Tuesday, November 08, 2011 | Posted by: Fiona Cullinan
Categories: Personal | Tags: investment, HNWI, Bespoke magazine, investing, guide, value, collecting, collectible, prices, musical instruments, buying, violins, expert, rare
There are definitely strings attached to investing in rare musical instruments with little or no provenance. Not only does it take considerable expertise to assess the authenticity of an investment-class violin, but most collectors are also classical music patrons who lend out their investment to the world’s best players. Lisa Freedman interviews maestro Florian Leonhard (pictured) about investing in rare violins …
The rising value of rare violins
Fashion has always played a part in the art market. Buyers and sellers factor in this season’s passion for the 20th century against last year’s enthusiasm for Victoriana, or the long-term prospects of Botticelli over Picasso. One particular art form, however, has remained impervious to the swings and roundabouts of taste. Old Master stringed instruments demonstrate a pleasingly consistent upward curve.
“The price of the rarest violins doubles every 10 years,” says Florian Leonhard, one of the world’s leading experts in the field.
For centuries, the finest musical instruments have been the preserve of the wealthy. Classical music originated in the courts and cathedrals of Europe and the musicians who performed before emperors and popes required the best equipment to satisfy this exacting audience.
It’s only relatively recently, however, that stringed instruments – particularly those created in Italy between 1700 and 1720 – have developed into an asset class of their own. In the late 1970s you could buy a Stradivarius violin for under $300,000; today, prices start in the millions.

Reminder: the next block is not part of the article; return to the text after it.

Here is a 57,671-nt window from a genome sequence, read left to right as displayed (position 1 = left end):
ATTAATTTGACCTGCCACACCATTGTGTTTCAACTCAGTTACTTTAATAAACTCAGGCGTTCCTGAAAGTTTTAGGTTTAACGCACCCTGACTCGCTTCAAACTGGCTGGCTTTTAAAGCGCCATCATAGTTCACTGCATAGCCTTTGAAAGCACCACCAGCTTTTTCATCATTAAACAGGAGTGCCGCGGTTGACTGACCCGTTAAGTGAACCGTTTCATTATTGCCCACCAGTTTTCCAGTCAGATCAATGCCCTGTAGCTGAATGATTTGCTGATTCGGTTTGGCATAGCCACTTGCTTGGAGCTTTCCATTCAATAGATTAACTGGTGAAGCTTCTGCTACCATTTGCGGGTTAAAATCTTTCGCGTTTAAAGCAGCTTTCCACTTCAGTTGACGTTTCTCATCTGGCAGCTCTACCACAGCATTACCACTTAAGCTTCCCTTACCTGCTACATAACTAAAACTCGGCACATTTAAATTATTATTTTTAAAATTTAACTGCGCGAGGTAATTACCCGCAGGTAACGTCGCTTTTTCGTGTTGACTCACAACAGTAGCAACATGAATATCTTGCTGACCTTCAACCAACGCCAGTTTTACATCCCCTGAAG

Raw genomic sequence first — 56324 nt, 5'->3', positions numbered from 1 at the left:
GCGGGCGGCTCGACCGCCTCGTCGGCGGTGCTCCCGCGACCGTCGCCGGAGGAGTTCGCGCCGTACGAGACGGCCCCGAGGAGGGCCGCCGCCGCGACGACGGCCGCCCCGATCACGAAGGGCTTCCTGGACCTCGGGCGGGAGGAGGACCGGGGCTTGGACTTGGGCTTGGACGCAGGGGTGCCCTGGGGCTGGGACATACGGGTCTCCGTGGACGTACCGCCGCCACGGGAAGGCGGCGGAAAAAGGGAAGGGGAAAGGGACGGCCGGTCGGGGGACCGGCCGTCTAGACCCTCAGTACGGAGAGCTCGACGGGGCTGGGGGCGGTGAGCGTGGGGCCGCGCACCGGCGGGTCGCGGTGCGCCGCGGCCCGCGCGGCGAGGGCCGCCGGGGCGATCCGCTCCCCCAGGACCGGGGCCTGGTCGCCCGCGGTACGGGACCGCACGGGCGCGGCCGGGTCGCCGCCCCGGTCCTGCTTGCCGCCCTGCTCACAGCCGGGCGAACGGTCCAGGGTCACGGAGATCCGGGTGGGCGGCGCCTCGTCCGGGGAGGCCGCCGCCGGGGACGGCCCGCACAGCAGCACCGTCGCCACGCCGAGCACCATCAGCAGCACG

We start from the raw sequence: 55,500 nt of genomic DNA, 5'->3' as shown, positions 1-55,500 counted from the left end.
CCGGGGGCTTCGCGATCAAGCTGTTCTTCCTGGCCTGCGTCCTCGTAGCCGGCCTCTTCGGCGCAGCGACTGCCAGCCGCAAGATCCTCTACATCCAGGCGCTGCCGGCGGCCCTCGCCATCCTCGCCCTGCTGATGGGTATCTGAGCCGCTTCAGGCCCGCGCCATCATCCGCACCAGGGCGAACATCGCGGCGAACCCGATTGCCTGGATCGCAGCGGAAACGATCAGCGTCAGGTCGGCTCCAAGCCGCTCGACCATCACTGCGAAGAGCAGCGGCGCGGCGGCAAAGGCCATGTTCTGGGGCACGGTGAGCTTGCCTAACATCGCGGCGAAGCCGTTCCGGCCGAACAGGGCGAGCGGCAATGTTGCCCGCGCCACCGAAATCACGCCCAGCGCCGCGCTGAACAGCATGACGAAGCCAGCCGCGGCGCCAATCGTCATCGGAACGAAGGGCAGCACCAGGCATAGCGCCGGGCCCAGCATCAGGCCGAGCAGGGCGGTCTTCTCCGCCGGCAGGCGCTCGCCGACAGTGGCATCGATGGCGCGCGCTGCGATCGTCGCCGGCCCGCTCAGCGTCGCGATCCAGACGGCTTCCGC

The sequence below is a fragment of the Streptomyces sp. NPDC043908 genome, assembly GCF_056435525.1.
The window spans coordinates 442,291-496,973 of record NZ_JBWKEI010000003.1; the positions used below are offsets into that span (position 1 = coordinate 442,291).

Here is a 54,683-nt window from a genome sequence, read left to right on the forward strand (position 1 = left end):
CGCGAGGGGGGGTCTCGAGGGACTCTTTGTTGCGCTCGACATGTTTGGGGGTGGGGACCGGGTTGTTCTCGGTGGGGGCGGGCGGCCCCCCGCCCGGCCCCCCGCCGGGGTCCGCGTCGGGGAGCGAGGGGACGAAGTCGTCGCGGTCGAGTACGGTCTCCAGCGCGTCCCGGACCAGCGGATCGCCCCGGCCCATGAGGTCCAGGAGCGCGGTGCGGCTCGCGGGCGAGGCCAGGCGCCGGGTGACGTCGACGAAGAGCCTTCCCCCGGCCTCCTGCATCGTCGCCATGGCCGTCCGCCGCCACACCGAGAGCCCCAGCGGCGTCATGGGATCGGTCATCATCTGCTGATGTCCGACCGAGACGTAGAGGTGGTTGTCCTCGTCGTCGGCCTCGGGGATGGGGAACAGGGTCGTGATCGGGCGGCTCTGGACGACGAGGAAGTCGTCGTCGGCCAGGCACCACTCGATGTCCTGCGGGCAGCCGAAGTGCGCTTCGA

How are violins judged?
One reason for the precipitous rise is the expanding interest in classical music – and the finite supply of instruments to play it on.
“The classical musical tradition was born in a small corner of western Europe, but has expanded round the world,” says Leonhard, who regularly jets off to Russia, the US and the Far East. “Violin-making is a fossil profession; instruments built before 1800 remain unique in the way they fulfil players’ needs.”
Violins are judged by their tone, responsiveness, elegance of design, condition and precision of their craft, and the most coveted were created by the Cremona-based craftsmen Antonio Stradivari and Guiseppe Guarneri ‘del Gesu’, whose instruments are thought to possess a quality that has eluded all subsequent makers.
Investor collectors tend to be patrons of the arts
The violinist’s punishing trade, like Formula 1 racing, requires an instrument to match the skill of the performer, and the market in stringed instruments is underpinned by the demand from top-class soloists, as well as from investor collectors. The latter – wealthy individuals and financial institutions – rarely reserve their purchases for private pleasure. “Investors are generally patrons of the arts,” says Leonhard. “They lend their instruments to leading musicians.”
Old Master instruments differ from other collectibles, too, in that provenance is often difficult to establish (violins were rarely noted in household accounts). This means, in a field where fakes abound, the connoisseur has a particularly vital role to play.
Real or fake?